Members of the European Parliament,
Thank you for inviting me here today; the timing is right. Even if the G8 Summit in Heiligendamm is giving us, as holders of the G8 Presidency, a great deal of work at the present time, we are well aware that the next Summit meeting – the European Council – is less than 14 days away. And this is a decisive event for the future of Europe.
I can assure you that we, the EU Presidency, are doing all we can to create the conditions for a successful Summit. Never in my political life have I held as many bilateral talks with my European colleagues as I have in the last few weeks. And others in the Federal Government – right up to the Chancellor – are doing the same.
Just two and a half months ago, in Berlin, Brussels and all over Europe, we celebrated 50 years of European union. We had every reason to do so. The EU is a model which has brought great success. Many in the world envy us for it. And some in Europe would say that if the EU had only managed to ensure peace and stability on the continent for half a century, this would be cause enough for celebrations. But in reality, the EU stands for much more: for open borders, for an internal market of almost 500 million people. And it can rightly say that it has helped regions in Europe which were once deprived to achieve prosperity.
But we also know that all this is no automatic process and no guarantee for the next 50 years!
On 25 March itself, we could see that the tasks ahead of us would be anything but straightforward. The aim is no less than to create a renewed basis for the EU's work; to establish a new treaty framework which allows us to remain effective in the world of the 21st century and an enlarged Union.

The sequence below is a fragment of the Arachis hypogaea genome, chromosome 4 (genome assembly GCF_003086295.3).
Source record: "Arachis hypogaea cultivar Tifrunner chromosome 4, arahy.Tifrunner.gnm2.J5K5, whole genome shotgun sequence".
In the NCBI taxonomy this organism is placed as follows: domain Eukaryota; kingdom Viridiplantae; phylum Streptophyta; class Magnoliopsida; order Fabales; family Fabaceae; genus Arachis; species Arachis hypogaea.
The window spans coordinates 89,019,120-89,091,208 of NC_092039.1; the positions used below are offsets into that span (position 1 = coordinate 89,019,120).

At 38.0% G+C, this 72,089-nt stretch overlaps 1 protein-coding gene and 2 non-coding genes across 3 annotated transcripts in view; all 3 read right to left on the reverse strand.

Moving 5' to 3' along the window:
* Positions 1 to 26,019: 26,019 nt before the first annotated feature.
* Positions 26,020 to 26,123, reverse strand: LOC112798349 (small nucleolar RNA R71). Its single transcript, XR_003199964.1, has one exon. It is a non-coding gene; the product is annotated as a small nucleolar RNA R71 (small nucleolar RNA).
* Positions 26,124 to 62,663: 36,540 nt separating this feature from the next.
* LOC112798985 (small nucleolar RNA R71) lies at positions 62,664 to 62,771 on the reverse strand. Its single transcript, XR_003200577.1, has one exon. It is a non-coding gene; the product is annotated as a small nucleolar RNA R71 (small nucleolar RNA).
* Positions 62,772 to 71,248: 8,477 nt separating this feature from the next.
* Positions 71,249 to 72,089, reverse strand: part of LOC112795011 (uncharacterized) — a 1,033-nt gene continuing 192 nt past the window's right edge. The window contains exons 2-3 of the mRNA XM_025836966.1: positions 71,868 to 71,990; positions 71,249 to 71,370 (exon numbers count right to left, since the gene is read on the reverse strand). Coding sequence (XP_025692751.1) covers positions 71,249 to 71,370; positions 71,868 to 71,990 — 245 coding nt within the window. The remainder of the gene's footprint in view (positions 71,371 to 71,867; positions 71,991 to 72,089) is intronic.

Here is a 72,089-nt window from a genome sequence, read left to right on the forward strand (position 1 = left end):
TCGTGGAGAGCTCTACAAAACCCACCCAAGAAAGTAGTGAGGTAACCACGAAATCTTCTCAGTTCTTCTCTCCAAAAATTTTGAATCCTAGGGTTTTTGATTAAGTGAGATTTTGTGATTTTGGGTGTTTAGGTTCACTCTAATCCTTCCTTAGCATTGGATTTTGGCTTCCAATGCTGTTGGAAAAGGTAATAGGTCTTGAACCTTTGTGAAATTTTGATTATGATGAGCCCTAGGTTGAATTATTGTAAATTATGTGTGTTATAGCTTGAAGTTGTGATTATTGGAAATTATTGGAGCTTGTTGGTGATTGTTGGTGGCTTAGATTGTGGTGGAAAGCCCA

Laying the ground for successful treaty reform – this will be the main topic of the upcoming European Council on 21/22 June.
Expectations for the upcoming Summit are high, and we would be wise not to raise them further. “The real can never equal the imagined, for it is easy to form ideals but very difficult to realize them”. That is how Balthasar Gracian put it back in the 17th century. It is thus in our own interests to look at things realistically.
Nevertheless, I am optimistic. Has the EU not shown, in the last few months in particular, that it is quite able to take resolute action when the Member States and the European institutions are willing? I could mention the groundbreaking decisions taken on climate and energy at the last Spring Summit, which will serve, among other things, as benchmarks for the G8 Summit in Heiligendamm.
Or look at two concrete projects in the area of European legislation: the recently adopted regulation on roaming charges and the creation of a Single European Payment Area. The advantages for European consumers are clear to see, and the European Parliament played a decisive role in both.
This goes to show what can be achieved when we in Europe show the appropriate political will and the readiness to compromise, something which is always necessary.
Concrete policies which serve the people of Europe, responsible and forward-looking action vis-à-vis the outside world – this is also part of the “philosophy” of the upcoming European Council, and applies to issues outside the “major” topic of the constitution, too.